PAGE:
Re: Wood Wasps
- Holy Drill Bits, Batman! Those are the beetle beasts I've seen!
Thanks, Ken! OK, redheaded ash borer...shouldn't bother the house, so
I'm in the clear there. Only six weeks or so until hard frosts so I
should be OK there. I'll just have to bring in wood as I need it and
not let it sit inside long. Good practice anyway. More research...
Thanks again, Ken!
--- In firstname.lastname@example.org, "Ken" <comler@...> wrote:
> I checked out your link, and it says those wood wasps only are found
> in pine species, and not in the U.S. (however, I'm not sure where you
> are located and species hitch rides all the time). You said you
> weren't sure of the wood you were splitting, but thought it might be
> red oak. Red oak is a hardwood, and much different from pine -
> especially to an insect (and people splitting with a maul ;) ).
> My point is you may not be dealing with wood wasps after all.
> I also noticed that the larvae looks very similar to something I have
> found in some of the red oak I have split: Redheaded ash borer
> larvae. Here is a link to some pics on Google:
> Redheaded ash borers, unlike the emerald ash borer, use many hardwoods
> - red oak included - as a host.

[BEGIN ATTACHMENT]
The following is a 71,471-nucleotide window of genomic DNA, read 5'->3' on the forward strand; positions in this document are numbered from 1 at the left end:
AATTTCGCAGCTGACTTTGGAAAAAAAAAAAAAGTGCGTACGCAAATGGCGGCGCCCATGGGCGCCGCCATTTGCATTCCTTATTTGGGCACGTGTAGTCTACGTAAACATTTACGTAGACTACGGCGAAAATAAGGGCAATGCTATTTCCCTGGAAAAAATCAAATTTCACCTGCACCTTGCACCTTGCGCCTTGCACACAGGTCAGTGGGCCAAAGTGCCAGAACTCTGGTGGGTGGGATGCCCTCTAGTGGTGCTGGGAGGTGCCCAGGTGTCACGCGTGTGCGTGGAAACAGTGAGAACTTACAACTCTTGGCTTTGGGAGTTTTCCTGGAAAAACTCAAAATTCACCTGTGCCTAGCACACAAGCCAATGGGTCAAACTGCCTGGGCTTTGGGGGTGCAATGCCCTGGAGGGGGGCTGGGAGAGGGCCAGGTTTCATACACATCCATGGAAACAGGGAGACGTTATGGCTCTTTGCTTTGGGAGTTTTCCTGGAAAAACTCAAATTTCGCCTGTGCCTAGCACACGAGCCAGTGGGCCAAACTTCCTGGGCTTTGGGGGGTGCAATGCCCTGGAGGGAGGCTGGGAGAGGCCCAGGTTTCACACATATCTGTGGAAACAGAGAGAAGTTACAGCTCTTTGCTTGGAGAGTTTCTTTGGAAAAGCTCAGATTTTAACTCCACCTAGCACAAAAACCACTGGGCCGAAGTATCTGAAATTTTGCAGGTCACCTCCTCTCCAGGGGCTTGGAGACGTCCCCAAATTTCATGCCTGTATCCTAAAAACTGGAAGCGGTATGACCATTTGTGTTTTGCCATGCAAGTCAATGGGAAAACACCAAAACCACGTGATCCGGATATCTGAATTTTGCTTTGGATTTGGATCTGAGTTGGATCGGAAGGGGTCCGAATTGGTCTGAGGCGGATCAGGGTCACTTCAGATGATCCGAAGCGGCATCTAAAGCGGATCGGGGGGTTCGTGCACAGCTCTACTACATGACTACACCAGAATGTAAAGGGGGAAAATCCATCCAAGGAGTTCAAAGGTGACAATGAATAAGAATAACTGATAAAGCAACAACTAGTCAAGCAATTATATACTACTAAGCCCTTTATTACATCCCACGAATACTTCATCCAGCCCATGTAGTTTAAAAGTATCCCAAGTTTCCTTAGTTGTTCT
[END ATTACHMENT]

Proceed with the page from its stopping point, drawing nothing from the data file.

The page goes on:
> I guess that none of that helps with your original question about what
> to spray (or whether to spray). Having read some of the other
> responses, I agree with the "don't spray" philosophy. But, do what
> you have to do.
> Coolville, OH
- Thanks for all the fantastic suggestions and advice everyone. Ken
seems to have found the exact bug I have (redheaded ash borer), so I'm
going to contact The U of Illinois Extension and get some
entomological advice from there.
Thanks again everyone and happy heating this season!
--- In email@example.com, "beeceedex" <bcdex@...> wrote:
> I had the same thing in my white oak wood. You could hear the larvae
> chomping away inside the wood. Then you would see a small hole then a
> fine white dust come poring out. It was only in wood that I did not
> split, the split ones had nothing.
> So I split a big round one in half and there they were, a white grub
> with a black head. I took about a dozen to our county extention
> office and they told me many people were asking about them.
> They printed a web site thing that showed that they were moth larvae
> that are layed in the bark of oak trees. They also said not to wory
> about them, that they won't get into your wood in the house. They
> will turn into a moth and fly away and lay again in oak trees.
> So mine were not wasp.
> I'm in Indiana.